OPENING The (Curious Case of the) Watson Intelligence

7:30 p.m. Fri–Sat, 2 p.m. Sun, CoHo Theatre, $25–32
Madeline George’s time-traveling drama unites three of history’s most famous Watsons: Sherlock Holmes’s companion, Alexander Graham Bell’s assistant, and the IBM super computer that won Jeopardy. The Chicago Tribune said the 2014 Pulitzer finalist "[probes] our insecurity about the inevitable and imminent encroachment of our sponge-like digitized assistants into the world of emotional intelligence and into our bedrooms."

OPENING Two Yosemites

7:30 p.m. Fri, Lewis & Clark’s Agnes Flanagen Chapel, $20
Opera and environmentalism collide in this musical retelling of Theodore Roosevelt’s historic meeting with conservationist John Muir in Yosemite National Park. Local composer Justin Ralls creates a drama set during just a single evening around a campfire in 1903.

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Bouchra Ouizigene explores Marrakech trance dance at TBA.

Time-Based Art Festival

Various times and locations thru Sept 17, prices vary
James Baldwin songs, a teen zine vomit confessional, meditations to help you grieve George Michael, Marrakech ritual trance dances, Sigourney Weaver jam sessions, and—say it ain’t so!—the last-ever drag ball spectacular Critical Mascara. It can only be Time-Based Art, PICA’s annual contemporary and performance art festival, now in its 15th year.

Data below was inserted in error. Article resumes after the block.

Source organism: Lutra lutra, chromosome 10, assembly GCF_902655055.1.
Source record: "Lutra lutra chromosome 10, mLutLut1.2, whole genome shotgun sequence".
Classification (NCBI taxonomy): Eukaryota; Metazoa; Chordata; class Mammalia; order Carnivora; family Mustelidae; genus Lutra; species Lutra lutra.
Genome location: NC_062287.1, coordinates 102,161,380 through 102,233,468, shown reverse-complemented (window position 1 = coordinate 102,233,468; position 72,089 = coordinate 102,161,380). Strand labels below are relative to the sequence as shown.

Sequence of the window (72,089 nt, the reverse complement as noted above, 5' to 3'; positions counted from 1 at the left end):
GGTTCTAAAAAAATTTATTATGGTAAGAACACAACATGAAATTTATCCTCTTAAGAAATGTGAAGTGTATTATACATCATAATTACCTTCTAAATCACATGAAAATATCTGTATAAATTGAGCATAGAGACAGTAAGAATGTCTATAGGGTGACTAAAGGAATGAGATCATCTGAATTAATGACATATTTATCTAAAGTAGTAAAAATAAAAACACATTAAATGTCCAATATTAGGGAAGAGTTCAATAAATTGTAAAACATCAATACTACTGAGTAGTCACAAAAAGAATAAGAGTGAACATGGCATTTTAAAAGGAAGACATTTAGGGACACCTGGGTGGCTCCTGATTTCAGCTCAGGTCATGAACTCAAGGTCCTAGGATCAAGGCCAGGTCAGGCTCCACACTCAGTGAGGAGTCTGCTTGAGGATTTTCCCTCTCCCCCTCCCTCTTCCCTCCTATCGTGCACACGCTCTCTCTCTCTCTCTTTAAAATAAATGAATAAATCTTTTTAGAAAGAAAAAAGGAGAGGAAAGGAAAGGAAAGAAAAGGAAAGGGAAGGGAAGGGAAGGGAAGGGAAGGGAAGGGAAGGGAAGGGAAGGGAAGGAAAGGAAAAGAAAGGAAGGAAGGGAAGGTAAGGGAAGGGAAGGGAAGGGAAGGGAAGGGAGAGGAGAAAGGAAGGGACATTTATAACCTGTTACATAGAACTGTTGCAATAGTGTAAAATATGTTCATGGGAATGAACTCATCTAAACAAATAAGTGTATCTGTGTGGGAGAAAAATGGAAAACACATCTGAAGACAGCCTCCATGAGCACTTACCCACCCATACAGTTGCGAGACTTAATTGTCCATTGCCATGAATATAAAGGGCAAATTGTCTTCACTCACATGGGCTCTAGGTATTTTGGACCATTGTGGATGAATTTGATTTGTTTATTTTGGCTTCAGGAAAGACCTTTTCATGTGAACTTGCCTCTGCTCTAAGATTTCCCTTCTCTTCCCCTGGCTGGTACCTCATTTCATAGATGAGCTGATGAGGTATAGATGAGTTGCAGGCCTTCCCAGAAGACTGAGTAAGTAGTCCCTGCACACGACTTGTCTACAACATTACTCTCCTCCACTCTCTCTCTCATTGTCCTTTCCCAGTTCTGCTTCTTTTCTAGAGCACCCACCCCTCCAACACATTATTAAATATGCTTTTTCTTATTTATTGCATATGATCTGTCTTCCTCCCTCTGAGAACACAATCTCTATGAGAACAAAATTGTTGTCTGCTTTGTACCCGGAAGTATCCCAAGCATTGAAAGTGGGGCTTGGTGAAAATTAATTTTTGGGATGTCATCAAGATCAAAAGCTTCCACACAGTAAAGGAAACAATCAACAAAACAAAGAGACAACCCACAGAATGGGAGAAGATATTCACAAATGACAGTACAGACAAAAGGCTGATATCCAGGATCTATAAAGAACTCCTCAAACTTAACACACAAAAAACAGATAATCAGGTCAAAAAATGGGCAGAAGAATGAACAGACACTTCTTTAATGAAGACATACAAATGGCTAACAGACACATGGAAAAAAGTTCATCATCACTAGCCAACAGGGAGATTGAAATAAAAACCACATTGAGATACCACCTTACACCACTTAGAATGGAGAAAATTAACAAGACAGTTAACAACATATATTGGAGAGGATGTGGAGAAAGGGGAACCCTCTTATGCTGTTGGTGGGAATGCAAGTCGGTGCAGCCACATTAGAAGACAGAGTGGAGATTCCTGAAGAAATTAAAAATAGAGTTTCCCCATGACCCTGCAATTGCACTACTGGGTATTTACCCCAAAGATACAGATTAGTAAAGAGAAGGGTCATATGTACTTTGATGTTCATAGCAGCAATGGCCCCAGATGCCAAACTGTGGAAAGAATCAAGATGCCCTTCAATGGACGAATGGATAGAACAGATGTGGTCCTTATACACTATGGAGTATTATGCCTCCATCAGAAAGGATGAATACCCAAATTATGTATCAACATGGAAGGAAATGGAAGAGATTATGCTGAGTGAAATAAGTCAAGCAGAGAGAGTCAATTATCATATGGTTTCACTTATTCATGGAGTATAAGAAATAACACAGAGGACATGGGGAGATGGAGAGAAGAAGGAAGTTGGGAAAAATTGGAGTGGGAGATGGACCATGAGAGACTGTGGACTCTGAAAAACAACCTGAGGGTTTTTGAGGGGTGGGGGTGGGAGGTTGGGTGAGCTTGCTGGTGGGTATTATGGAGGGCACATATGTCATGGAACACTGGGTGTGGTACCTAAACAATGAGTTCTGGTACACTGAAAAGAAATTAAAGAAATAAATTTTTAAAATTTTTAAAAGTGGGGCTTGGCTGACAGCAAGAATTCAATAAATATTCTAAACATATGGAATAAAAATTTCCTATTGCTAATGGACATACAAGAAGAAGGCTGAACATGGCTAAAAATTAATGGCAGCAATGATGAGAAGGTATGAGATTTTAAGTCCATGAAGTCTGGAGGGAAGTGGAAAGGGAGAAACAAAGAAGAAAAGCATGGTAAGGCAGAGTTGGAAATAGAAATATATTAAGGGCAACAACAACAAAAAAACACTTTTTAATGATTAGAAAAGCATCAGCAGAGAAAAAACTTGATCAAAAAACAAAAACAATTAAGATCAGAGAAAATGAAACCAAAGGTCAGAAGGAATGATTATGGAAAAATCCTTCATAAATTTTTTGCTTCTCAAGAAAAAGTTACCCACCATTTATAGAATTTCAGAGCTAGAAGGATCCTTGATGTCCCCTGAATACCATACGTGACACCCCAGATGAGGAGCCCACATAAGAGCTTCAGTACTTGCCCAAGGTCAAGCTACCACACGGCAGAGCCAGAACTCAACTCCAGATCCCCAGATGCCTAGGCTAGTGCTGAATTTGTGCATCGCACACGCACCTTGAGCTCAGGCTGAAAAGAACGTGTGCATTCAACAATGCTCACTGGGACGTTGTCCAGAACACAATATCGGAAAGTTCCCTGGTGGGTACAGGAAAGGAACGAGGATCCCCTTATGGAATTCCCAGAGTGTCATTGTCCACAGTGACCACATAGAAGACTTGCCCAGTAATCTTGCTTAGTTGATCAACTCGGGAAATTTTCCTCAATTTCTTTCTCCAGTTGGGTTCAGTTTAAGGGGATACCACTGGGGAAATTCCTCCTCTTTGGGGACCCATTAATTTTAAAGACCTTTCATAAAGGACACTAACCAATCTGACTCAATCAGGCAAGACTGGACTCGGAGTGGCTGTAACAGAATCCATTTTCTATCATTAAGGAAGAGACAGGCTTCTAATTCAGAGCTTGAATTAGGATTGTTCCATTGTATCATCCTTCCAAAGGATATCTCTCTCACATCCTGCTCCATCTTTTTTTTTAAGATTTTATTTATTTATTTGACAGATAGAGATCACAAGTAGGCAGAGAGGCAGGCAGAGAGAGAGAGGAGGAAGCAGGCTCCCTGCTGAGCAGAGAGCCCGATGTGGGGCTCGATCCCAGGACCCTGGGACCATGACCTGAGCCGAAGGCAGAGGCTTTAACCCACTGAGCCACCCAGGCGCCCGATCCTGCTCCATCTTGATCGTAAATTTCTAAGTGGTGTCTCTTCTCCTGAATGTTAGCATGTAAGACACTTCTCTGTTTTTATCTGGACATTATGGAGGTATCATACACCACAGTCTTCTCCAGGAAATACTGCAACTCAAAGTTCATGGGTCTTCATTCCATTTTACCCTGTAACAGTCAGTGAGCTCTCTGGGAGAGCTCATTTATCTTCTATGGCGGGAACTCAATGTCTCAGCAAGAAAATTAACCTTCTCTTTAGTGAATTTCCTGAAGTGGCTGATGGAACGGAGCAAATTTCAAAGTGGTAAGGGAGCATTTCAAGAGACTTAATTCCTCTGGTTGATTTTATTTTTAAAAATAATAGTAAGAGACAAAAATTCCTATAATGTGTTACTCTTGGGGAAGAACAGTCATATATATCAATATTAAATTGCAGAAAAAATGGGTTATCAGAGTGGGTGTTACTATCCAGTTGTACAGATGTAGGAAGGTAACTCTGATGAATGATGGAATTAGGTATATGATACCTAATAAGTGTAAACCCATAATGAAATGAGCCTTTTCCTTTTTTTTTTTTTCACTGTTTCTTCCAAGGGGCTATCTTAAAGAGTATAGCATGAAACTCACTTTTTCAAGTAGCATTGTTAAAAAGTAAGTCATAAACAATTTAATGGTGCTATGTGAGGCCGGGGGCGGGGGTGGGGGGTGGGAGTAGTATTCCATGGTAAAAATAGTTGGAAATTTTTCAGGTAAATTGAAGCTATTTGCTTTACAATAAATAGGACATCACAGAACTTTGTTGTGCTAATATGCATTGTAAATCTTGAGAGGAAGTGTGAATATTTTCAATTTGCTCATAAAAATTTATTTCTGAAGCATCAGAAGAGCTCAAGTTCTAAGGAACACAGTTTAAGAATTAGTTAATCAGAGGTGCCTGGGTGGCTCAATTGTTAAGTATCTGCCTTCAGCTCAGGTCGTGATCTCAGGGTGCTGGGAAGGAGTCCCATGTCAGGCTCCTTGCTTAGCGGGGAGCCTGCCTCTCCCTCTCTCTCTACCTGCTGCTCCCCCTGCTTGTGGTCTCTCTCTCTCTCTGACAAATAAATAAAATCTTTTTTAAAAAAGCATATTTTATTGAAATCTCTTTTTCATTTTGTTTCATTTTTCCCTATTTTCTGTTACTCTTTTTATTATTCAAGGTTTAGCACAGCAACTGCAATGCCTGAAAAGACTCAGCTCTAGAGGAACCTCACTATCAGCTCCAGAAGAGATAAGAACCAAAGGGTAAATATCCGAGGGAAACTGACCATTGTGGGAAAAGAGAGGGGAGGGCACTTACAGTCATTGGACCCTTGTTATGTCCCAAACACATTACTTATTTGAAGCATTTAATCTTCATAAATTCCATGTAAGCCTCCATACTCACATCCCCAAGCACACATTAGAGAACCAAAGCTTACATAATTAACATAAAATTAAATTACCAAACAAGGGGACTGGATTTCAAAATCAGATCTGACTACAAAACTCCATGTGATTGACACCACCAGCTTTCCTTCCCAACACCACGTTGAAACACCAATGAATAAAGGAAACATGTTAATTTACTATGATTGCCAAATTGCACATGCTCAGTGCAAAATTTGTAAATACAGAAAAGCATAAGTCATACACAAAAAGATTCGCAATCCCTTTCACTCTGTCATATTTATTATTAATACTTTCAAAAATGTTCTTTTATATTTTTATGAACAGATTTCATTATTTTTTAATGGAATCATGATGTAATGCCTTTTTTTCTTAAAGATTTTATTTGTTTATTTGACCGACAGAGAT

Visual Art

OPENING Robert Dozono

11 a.m.–5 p.m. Thu–Sun, Blackfish Gallery, FREE
Dozono’s paintings are garbage. Literally. When out fishing on the Clackamas River, the longtime Portland artist collects pieces of trash—think bottle caps, rubber bands, and toothpaste tubes—and affixes them to large-scale, eerily beautiful riparian landscapes.

OPENING Jo Hamilton

11 a.m.–5 p.m. Thu–Sat, Russo Lee Gallery, FREE
Portland artist Jo Hamilton’s work may at first look like colorful paintings, but make no mistake: it’s all yarn knotted by hand. This exhibition of new work showcases Hamilton’s latest crochet pieces, including portraits and Portland cityscapes.

Special Events

Cirque du Soleil: Kurios

8 p.m. Thu–Sat, 4:30 p.m. Sat, 1 and 5 p.m. Sun, Portland Expo Center, $45–280
The Montreal troupe is back with its 35th show, this one a steampunk, sci-fi spectacle starring a curious scientist and all manner of gravity defying, jelly-bodied cast members. Even jaded critics are applauding Kurios: Cabinet of Curiosities, with its Victorian-era-meets-circus-dreamscape set, novel narrative action, and intriguing, inventive new acts.  Highlights include a rolling balance act that is pretty much a direct affront to gravity and the mechanics of motion, some gobsmackingly high flying trapeze antics, an upside down bike ride, and a delightfully simple drama starring an animated hand.